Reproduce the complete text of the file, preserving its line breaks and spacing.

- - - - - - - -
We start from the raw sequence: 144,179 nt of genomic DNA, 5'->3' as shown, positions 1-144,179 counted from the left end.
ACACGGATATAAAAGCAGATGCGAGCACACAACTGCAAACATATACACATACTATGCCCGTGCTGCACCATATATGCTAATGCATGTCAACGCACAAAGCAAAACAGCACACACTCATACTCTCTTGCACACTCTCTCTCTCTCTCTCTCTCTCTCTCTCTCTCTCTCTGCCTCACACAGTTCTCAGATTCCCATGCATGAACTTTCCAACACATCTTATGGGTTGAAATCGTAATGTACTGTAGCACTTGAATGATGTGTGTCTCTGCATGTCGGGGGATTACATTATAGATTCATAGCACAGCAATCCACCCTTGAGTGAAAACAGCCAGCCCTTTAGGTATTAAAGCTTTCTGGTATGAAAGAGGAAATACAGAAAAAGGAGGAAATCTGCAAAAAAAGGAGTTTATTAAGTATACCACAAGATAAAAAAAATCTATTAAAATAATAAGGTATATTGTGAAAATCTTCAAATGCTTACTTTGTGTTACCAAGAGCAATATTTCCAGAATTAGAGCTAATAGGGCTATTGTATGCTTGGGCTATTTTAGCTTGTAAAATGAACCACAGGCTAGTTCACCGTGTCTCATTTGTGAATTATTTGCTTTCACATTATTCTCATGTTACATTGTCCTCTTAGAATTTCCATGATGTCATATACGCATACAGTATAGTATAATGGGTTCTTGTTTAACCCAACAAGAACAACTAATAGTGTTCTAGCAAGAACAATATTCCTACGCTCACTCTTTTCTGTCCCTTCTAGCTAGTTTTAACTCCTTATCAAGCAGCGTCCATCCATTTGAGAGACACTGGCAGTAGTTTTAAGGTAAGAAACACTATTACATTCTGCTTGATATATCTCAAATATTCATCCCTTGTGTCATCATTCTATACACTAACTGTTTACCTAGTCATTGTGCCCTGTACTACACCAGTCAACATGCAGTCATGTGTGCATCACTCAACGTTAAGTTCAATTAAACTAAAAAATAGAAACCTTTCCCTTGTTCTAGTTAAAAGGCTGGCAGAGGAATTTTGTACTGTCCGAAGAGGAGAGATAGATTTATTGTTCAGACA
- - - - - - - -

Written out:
We start from the raw sequence: 144,179 nt of genomic DNA, 5'->3' as shown, positions 1-144,179 counted from the left end.
ACACGGATATAAAAGCAGATGCGAGCACACAACTGCAAACATATACACATACTATGCCCGTGCTGCACCATATATGCTAATGCATGTCAACGCACAAAGCAAAACAGCACACACTCATACTCTCTTGCACACTCTCTCTCTCTCTCTCTCTCTCTCTCTCTCTCTCTCTGCCTCACACAGTTCTCAGATTCCCATGCATGAACTTTCCAACACATCTTATGGGTTGAAATCGTAATGTACTGTAGCACTTGAATGATGTGTGTCTCTGCATGTCGGGGGATTACATTATAGATTCATAGCACAGCAATCCACCCTTGAGTGAAAACAGCCAGCCCTTTAGGTATTAAAGCTTTCTGGTATGAAAGAGGAAATACAGAAAAAGGAGGAAATCTGCAAAAAAAGGAGTTTATTAAGTATACCACAAGATAAAAAAAATCTATTAAAATAATAAGGTATATTGTGAAAATCTTCAAATGCTTACTTTGTGTTACCAAGAGCAATATTTCCAGAATTAGAGCTAATAGGGCTATTGTATGCTTGGGCTATTTTAGCTTGTAAAATGAACCACAGGCTAGTTCACCGTGTCTCATTTGTGAATTATTTGCTTTCACATTATTCTCATGTTACATTGTCCTCTTAGAATTTCCATGATGTCATATACGCATACAGTATAGTATAATGGGTTCTTGTTTAACCCAACAAGAACAACTAATAGTGTTCTAGCAAGAACAATATTCCTACGCTCACTCTTTTCTGTCCCTTCTAGCTAGTTTTAACTCCTTATCAAGCAGCGTCCATCCATTTGAGAGACACTGGCAGTAGTTTTAAGGTAAGAAACACTATTACATTCTGCTTGATATATCTCAAATATTCATCCCTTGTGTCATCATTCTATACACTAACTGTTTACCTAGTCATTGTGCCCTGTACTACACCAGTCAACATGCAGTCATGTGTGCATCACTCAACGTTAAGTTCAATTAAACTAAAAAATAGAAACCTTTCCCTTGTTCTAGTTAAAAGGCTGGCAGAGGAATTTTGTACTGTCCGAAGAGGAGAGATAGATTTATTGTTCAGACA